Tuesday, March 10, 2015

In which I interview Shauna Niequist



Remember a few months back when a review I did for Shauna Niequist's Bread & Wine was published online at Brain, Child Magazine?  

That was such a personal and professional thrill for me. So imagine my surprise when a lovely woman from Icon Media Group contacted me to see if I'd be interested in interviewing Shauna about her new book, Savor: Living Abundantly Where You Are, As You Are, which hits stores TODAY!

Here's the interview:

Christina: Food should bring people comfort and joy, but sometimes it's a mad dash to feed our tribe before practice/bible study/homework time.  What is your favorite thing to make for your family on a busy week night? 

Shauna: Breakfast for dinner is a real staple around our house, and I always try to have the necessary stuff for that on hand: eggs, bacon or chicken apple sausages, bread, butter, jam, fruit. Roasted potatoes or sweet potatoes if we have them. I do the bacon in the oven, and then scramble the eggs right at the last minute. If there’s bacon involved on any level, my boys are happy. 

CK: Hospitality takes a measure of selflessness and grace...and organization, style, and confidence, which aren't always our gifts. Do you have any tricks to calm the overwhelmed feeling one sometimes gets when entertaining? 

SN: The most important thing to keep in mind is that people will respond to your mood or disposition more than your house or your food. Do that you can do while still staying sane and kind—if that means takeout, get takeout. If that means hiring cleaners, it’s worth every penny. I’m very committed to things that can be cooked ahead of time, so that when people arrive, almost everything’s done.

CK: You grew up a PK (pastor's kid).  I have 3 young children growing up in an itinerant United Methodist ministry family.  What did your parents do well to balance your childhood with service to others but also normal kid stuff?  What didn't they do so well, and how would you have changed it?

SN: My parents made so many brave and unusual choices raising my brother and I, and we’re so thankful. The biggest one, I think: they were adamant about giving us the space and freedom to walk our own spiritual paths, even from a young age, even when our mistakes (mine, especially) were quite public. The protected us from other people’s opinions and questions, and reminded us that it was okay to be young, to have questions, to make mistakes. I can’t imagine how my life would be different if they hadn’t given us such loving permission to become our own selves.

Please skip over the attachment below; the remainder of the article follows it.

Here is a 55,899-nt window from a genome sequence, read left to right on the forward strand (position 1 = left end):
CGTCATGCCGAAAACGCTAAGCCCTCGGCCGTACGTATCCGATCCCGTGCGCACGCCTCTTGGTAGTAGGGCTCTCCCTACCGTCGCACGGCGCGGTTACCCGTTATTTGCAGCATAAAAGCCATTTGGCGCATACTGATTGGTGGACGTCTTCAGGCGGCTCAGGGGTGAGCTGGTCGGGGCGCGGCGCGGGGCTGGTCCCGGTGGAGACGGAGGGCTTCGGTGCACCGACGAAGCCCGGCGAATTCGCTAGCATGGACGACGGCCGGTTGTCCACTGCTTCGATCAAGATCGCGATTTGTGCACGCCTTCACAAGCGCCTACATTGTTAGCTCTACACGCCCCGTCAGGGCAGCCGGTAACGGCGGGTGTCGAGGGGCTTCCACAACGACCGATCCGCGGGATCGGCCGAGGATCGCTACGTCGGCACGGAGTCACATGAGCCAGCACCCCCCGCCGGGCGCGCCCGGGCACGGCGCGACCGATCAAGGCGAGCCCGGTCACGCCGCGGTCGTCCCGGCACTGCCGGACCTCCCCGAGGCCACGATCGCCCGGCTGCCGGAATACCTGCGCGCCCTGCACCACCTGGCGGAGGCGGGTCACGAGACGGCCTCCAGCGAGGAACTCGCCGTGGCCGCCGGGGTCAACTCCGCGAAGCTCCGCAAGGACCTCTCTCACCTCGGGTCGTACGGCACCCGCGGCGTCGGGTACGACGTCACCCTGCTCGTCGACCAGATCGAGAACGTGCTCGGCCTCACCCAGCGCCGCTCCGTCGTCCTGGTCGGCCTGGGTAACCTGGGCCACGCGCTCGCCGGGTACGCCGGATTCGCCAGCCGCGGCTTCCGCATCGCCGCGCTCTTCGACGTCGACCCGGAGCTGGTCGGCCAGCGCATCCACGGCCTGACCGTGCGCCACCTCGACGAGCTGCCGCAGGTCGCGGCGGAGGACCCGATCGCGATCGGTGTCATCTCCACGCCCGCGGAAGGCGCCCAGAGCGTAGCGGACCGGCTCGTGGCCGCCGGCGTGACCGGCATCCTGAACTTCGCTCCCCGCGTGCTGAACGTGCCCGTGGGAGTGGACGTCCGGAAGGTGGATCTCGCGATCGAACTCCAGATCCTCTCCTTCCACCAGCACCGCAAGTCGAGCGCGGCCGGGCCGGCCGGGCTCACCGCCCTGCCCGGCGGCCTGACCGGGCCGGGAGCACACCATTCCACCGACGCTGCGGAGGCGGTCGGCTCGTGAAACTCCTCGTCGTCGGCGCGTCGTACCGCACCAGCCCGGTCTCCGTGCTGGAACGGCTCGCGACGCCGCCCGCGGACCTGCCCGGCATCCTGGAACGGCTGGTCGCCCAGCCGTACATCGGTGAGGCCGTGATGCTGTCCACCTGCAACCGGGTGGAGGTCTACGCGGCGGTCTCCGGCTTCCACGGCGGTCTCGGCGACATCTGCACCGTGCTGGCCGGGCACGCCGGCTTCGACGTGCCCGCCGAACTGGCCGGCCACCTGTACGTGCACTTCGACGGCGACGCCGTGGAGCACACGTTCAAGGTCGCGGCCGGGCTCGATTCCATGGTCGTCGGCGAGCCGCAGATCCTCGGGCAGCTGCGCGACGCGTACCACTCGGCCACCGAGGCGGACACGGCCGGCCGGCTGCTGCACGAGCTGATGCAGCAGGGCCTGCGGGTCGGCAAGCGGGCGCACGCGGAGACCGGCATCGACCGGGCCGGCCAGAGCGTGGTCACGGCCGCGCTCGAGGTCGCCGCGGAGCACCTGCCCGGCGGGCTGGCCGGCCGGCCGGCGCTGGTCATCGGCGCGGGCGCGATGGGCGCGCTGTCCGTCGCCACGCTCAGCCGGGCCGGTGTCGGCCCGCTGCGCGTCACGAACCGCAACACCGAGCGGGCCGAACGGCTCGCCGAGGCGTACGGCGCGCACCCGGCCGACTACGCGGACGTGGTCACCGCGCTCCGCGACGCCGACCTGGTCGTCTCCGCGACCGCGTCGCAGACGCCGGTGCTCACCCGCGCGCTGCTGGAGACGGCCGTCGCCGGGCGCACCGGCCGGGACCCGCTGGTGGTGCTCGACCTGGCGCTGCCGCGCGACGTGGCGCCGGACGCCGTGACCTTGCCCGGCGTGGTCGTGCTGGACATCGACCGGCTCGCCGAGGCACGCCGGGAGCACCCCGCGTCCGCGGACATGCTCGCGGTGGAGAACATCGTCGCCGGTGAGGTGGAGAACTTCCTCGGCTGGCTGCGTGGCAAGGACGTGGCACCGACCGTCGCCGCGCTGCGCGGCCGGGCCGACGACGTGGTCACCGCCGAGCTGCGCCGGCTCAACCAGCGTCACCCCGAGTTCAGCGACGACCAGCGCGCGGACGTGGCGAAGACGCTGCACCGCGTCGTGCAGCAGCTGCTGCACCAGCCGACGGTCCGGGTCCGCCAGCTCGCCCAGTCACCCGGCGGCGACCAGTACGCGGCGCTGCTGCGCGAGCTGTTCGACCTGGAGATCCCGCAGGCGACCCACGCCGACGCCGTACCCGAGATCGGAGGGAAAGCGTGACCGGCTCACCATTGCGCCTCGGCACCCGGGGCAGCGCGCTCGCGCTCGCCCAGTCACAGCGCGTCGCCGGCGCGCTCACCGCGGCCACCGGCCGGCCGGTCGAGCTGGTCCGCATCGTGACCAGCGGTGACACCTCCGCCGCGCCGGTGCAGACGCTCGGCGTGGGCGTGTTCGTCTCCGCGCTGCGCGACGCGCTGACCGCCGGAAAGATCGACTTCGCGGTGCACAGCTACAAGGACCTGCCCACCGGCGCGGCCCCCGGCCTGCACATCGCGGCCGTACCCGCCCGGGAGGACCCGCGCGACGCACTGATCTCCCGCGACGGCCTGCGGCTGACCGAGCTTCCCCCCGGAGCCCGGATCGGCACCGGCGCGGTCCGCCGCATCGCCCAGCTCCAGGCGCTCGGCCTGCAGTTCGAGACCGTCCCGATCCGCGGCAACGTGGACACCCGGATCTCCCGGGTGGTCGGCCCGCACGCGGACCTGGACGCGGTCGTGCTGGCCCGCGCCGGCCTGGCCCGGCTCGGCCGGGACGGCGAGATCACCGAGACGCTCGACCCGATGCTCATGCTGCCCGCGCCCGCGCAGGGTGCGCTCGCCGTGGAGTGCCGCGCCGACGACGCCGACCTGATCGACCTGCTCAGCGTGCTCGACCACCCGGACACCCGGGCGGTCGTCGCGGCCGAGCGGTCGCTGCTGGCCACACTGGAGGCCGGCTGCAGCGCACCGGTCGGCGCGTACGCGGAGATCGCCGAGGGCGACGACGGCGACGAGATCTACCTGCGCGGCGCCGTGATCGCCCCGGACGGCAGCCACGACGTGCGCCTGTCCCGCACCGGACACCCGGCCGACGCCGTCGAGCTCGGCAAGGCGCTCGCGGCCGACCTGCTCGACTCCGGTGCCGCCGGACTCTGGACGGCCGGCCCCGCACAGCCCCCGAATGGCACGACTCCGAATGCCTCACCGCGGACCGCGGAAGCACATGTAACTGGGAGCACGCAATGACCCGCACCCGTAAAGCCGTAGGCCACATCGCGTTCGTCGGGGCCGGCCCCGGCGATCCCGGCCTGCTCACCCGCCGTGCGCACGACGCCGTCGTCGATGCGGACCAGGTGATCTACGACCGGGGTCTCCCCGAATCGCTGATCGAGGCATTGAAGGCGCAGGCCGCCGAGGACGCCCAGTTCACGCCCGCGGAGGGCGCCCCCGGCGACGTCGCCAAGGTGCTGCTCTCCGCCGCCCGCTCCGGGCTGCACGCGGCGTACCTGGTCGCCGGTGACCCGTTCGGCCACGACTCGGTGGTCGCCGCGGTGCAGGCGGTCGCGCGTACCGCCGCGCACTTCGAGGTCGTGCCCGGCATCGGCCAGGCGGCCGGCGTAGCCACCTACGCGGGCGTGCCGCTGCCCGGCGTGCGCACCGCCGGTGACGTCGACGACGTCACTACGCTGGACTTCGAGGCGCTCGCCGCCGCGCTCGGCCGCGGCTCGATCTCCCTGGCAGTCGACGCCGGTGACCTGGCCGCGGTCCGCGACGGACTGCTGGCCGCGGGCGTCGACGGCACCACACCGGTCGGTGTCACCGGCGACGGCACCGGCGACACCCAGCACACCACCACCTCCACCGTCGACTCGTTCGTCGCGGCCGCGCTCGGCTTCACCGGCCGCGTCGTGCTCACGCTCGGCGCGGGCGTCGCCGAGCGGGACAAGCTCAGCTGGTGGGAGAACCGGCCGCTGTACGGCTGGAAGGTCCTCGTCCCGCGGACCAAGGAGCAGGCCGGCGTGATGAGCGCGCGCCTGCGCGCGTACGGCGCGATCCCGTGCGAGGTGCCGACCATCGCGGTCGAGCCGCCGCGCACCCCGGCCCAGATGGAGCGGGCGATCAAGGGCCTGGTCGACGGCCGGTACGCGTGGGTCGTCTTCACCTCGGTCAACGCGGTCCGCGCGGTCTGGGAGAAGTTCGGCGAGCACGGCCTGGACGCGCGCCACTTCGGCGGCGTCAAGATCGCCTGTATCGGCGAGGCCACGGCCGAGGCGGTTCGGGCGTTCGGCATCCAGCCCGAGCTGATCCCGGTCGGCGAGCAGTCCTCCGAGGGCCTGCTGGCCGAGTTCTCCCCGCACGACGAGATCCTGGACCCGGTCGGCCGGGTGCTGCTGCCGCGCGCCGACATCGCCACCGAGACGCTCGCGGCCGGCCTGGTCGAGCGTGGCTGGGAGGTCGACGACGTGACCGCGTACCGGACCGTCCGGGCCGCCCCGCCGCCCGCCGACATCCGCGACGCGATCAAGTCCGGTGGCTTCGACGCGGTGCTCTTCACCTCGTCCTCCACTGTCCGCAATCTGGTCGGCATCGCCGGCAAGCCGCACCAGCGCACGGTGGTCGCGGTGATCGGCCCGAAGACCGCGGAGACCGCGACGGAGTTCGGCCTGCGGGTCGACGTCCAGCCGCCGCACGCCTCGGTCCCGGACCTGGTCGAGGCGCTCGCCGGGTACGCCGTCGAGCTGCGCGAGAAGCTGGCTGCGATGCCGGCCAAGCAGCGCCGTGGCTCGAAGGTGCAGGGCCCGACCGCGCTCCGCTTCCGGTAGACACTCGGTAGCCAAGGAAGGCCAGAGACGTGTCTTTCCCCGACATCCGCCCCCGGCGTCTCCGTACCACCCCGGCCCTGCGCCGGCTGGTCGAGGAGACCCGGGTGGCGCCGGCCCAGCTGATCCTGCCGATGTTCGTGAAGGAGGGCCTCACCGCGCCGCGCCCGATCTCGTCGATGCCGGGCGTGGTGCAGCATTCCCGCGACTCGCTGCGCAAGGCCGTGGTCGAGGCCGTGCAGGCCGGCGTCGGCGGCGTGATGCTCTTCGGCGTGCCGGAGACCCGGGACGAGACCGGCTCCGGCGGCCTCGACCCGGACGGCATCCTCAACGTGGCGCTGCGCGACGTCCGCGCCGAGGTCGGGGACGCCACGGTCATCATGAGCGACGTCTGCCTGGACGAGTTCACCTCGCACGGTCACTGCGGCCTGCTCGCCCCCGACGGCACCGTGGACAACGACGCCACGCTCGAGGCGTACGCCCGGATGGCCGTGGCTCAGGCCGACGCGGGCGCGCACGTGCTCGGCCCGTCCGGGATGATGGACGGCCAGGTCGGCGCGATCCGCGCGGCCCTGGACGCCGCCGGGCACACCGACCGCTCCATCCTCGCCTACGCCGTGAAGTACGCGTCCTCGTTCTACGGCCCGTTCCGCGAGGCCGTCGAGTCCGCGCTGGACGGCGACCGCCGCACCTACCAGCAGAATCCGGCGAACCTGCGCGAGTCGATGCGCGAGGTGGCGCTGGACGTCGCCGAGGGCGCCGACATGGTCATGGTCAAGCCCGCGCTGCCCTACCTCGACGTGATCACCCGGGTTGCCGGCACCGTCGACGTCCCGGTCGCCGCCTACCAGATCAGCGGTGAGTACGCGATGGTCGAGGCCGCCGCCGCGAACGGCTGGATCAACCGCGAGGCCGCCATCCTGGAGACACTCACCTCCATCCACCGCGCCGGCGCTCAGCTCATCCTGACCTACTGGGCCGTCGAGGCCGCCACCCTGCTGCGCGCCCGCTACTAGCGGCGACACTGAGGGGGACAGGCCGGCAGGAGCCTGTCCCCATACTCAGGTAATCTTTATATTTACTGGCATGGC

CK: I loved your book Bittersweet.  Life is such a mix of highs and lows, sometimes in the same day.  What is your most bittersweet memory of 2014?

SN: In July, our then-two year old jumped off the stairs. He needed nine stitches in his forehead, and even as I type, the memory of it puts a pit in my stomach. We were terrified. It was a truly awful day—awful week, actually. After nine days, we went back to have the stitches removed. He howled almost as loudly as when they first stitched him up. And when it was done, he looked up and said, “Take me to the cottage.” We went straight to my parents’ cottage—my favorite place on earth--and he rode his tricycle around and around while Aaron and I and my parents exhaled, possibly for the first time in nine days. He was fine. And in that moment, we knew that at some point we would be, too. 

CK: I'm a Motor City girl who married a Prairie State boy. We live in a south central Illinois town of 1600. Our community is full of lovely people who, unfortunately, haven't traveled far from home.  But what our town lacks in multiculturalism or diversity it makes up for in heart! How do you cultivate a love and curiosity about other cultures, traditions, and foods for your kids without extensive world travel?

SN: Great question! A few things that have been fun for us with our boys: learning through books, movies, and food. I’m a huge book lover, so it’s been really meaningful for me to introduce our kids to other cultures though stories. And my husband is a movie lover, so we make popcorn and put on our pajamas, and we love getting to travel to distant lands through great movies. And when we make tacos or boeuf bourguignon or order sushi or thai noodles, we get to talk about how different people in different places are drawn to different flavors—to be clear, they’re not extremely adventurous in their tastes, but we’re working on it. 




CK: Savor is a compilation of essays from your books Bread & Wine, Cold Tangerines, and Bittersweet.  How is Savor different and what new content will readers find in it? 

SN: Every entry is paired with a section of scripture, and a question or prayer to ponder, and also there are more than twenty recipes—a reminder that spiritual life doesn’t just happen alone. It happens when we read and pray, and it also happens when we gather around the table with people we love. Many of the new stories are about parenting, finding one’s passion, marriage, and learning to live a more sane and slow life.
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Don't you just feel like you could talk to her for hours over coffee?  My favorite writers are ones I feel like I could know in real life. They remind me of the people I love and those who love me, too.  

My deepest thanks to Shanon Stowe for giving me the opportunity!  

Now, go out and get Savor!  It's a daily devotional, so if setting aside time for reflection was part of your lenten discipline, consider adding this to your library.  

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